So we know in our other posts we briefly mention our month away living in another country, but today we wanted to talk more about that and what we did there, and all that jazz!
Kathleen and I decided last year that we wanted to get more working experience with our anthropology degree. We emailed professors trying to find sites in Canada that were more affordable and really could not find anything that interested us. We heard from one professor that she was taking anthropology majors to Italy to get some cultural anthropology experience, and we attended that meeting, but the professor was super boring and Kathleen was road tripping (see other article!) around that time so it wouldn’t have worked out. I had even debated going myself feeling desperate for any sort of experience, but then Kathleen mentioned looking up archaeological sites online that seemed to be promising! After finding a reliable website, we decided on Pompeii at the scavi (ruins)!
Our month was one of the best things that ever happened to me! We lived with an Italian family and had lots of parties with them, and got to know them really well regardless of the language barrier. We lived with 5 other people in a basement suite and although we could drive each other crazy, we did everything together and had a lot of fun getting to know people around the world. One time we were grocery shopping and we would say something with our Canadian accent and they would say the same word with their British, Scottish, and American accents and we would stop and be like “Wait, how did you just say that” then get in debates about who was wrong. We travelled around Italy together on weekends, and worked together during the week. We had family meals every night and we all knew when to hang out by ourselves so to not drive everyone crazy!
The work we did in Pompeii was also very cool. We had a very strict supervisor, but I felt like I learned a lot. Our artifacts came from a bathhouse within the scavi, and for the first few days of the trip, we would wash the pottery and let it dry. We would have to weigh it, date it, mark it down with a number and try to figure out what kind of a vessel it was. Was it used for cooking, transporting oils… the list goes way, way on! Also, we would have to weigh it, describe it in Italian, and then they would get photographed and drawn later. The pottery was very cool and some pieces could be put together to make up a whole side of a pot!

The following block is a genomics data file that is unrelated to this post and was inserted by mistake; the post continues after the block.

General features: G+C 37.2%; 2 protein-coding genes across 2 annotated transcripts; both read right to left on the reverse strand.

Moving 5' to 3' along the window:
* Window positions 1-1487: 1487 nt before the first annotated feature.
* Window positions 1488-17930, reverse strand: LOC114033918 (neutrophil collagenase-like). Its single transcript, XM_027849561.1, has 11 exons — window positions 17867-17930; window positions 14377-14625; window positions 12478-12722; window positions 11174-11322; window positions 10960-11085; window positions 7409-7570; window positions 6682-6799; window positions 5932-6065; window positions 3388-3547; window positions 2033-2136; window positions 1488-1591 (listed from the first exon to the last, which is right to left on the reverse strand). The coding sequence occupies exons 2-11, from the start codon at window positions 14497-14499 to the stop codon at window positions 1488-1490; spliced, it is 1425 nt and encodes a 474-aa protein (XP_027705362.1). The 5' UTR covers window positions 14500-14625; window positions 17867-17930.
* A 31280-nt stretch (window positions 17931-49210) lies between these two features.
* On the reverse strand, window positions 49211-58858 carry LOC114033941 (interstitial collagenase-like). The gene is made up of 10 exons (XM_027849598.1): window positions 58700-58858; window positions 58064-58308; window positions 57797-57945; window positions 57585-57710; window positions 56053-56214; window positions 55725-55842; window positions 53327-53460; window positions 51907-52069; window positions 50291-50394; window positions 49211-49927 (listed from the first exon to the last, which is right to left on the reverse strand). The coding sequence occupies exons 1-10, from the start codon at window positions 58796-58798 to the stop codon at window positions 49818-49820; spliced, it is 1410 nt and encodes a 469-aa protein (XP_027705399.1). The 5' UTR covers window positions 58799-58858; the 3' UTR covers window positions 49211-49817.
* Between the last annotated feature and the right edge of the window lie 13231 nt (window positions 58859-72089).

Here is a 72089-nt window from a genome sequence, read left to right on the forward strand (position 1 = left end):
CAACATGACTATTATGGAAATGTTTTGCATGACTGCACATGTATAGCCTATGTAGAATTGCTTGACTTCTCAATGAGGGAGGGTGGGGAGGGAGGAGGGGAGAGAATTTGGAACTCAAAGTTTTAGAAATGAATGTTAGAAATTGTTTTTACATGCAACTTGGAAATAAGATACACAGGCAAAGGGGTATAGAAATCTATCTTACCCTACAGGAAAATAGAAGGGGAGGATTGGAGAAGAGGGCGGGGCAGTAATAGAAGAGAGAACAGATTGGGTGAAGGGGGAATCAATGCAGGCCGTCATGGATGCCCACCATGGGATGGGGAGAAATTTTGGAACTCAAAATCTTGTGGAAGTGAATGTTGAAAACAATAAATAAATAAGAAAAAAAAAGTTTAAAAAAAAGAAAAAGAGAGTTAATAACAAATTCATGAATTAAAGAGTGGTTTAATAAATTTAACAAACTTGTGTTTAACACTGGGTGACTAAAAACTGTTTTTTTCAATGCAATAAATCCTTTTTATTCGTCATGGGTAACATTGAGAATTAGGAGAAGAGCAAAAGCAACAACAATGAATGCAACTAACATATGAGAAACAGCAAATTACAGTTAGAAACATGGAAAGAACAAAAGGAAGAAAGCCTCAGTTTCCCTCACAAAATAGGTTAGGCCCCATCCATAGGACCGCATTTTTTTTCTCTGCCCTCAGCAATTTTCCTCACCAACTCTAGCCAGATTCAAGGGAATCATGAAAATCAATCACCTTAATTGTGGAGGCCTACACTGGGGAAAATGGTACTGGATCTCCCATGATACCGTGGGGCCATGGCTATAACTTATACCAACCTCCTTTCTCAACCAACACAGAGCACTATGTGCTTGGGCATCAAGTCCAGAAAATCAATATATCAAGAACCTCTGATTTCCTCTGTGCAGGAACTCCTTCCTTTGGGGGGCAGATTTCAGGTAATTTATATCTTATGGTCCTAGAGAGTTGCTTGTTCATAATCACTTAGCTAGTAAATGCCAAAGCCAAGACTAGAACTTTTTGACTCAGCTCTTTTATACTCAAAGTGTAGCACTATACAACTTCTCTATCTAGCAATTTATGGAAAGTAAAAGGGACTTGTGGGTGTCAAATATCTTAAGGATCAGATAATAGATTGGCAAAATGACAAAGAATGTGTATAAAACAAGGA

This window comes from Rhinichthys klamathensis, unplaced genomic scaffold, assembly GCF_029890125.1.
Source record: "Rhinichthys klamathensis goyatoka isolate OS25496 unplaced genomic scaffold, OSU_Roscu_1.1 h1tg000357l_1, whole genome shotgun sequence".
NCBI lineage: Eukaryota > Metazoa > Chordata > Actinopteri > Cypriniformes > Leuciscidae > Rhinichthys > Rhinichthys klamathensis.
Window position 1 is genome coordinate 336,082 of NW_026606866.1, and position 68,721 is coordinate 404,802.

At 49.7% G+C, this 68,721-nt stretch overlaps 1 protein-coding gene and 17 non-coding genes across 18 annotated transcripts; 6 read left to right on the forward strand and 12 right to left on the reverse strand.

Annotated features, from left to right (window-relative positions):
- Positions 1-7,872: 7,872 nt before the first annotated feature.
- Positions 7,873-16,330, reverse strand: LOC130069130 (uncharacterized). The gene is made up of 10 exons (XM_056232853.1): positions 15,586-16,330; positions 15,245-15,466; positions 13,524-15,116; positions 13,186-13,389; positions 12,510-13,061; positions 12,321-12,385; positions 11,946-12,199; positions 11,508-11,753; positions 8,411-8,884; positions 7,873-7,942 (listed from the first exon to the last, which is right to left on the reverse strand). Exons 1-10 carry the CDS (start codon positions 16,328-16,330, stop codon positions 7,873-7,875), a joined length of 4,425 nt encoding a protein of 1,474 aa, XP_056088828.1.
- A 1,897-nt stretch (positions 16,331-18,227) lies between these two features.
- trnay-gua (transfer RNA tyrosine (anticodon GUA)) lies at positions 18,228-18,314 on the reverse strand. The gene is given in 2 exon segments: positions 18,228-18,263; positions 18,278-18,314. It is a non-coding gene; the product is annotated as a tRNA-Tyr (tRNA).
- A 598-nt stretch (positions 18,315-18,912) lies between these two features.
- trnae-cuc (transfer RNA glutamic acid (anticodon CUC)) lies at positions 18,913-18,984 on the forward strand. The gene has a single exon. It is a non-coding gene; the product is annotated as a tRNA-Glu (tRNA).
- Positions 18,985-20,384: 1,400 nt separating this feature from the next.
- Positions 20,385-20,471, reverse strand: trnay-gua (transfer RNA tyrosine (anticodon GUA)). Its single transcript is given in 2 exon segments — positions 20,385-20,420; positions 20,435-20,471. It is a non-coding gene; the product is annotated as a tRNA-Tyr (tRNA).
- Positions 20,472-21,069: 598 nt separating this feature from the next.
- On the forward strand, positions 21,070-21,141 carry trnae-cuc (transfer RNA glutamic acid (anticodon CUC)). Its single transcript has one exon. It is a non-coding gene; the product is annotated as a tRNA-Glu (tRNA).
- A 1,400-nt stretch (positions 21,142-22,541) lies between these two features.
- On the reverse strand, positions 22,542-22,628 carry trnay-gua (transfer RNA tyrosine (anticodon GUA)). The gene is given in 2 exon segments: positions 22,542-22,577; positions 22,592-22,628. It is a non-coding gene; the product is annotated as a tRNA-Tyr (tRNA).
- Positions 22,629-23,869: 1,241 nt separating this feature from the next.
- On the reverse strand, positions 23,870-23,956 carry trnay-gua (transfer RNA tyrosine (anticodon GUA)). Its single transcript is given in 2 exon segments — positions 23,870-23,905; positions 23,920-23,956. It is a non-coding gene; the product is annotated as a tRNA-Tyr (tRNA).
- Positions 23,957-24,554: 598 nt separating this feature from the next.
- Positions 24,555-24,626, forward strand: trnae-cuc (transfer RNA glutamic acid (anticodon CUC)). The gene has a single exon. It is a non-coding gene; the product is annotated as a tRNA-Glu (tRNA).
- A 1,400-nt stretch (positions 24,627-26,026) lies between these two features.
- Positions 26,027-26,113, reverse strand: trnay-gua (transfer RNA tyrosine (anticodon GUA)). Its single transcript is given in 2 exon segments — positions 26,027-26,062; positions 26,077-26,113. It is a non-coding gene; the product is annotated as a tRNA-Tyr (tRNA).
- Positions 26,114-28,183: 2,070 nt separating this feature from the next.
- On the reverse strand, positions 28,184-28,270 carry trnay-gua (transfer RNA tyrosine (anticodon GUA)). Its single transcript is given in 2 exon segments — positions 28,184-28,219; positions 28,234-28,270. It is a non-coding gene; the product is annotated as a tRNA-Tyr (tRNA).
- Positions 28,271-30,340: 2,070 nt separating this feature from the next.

I like to think I’m pretty used to travelling to new places, however, I didn’t really expect to experience so much culture shock in that month! Something so simple as finding taco seasoning became a guessing game, and the people who ran our dig worked on Italy time (aka being late means nothing). It was super interesting to compare what was expected of us in Canada, versus expected in Italy. Italians have an interesting nightlife, where all the stores and shops stay open until midnight or 1 am on Friday. Saturday, and Sunday. People dress up and spend most of the night hanging out with their friends, dancing, playing.and of course, trying to get the attention of the opposite sex. Plazas and town squares really facilitate these interactions, and its something I miss a lot about Italy! There is no designated meeting place in Canada. Young people meet in coffee shops or bars,which in themselves facilitate interesting interactions, they are just not as universal.
Definitely a key component of this experience was knowing when to take alone time. It’s important to remember that we all need some time to ourselves! In the house we all took alone time after our day of work, sat on the couch if we wanted and cooked meals together if we wanted. If you suffer from FOMO (fear of missing out) as I do, it can be EXTRA hard to find the time you need for yourself, since there is always something going on! As long as you recognize that the party is not going to take off without you, you might be able to charge your batteries a bit! Cook some meals with your friends after and you’ll jump right back into the fun!
– Erin and Kathleen or Kathleen and Erin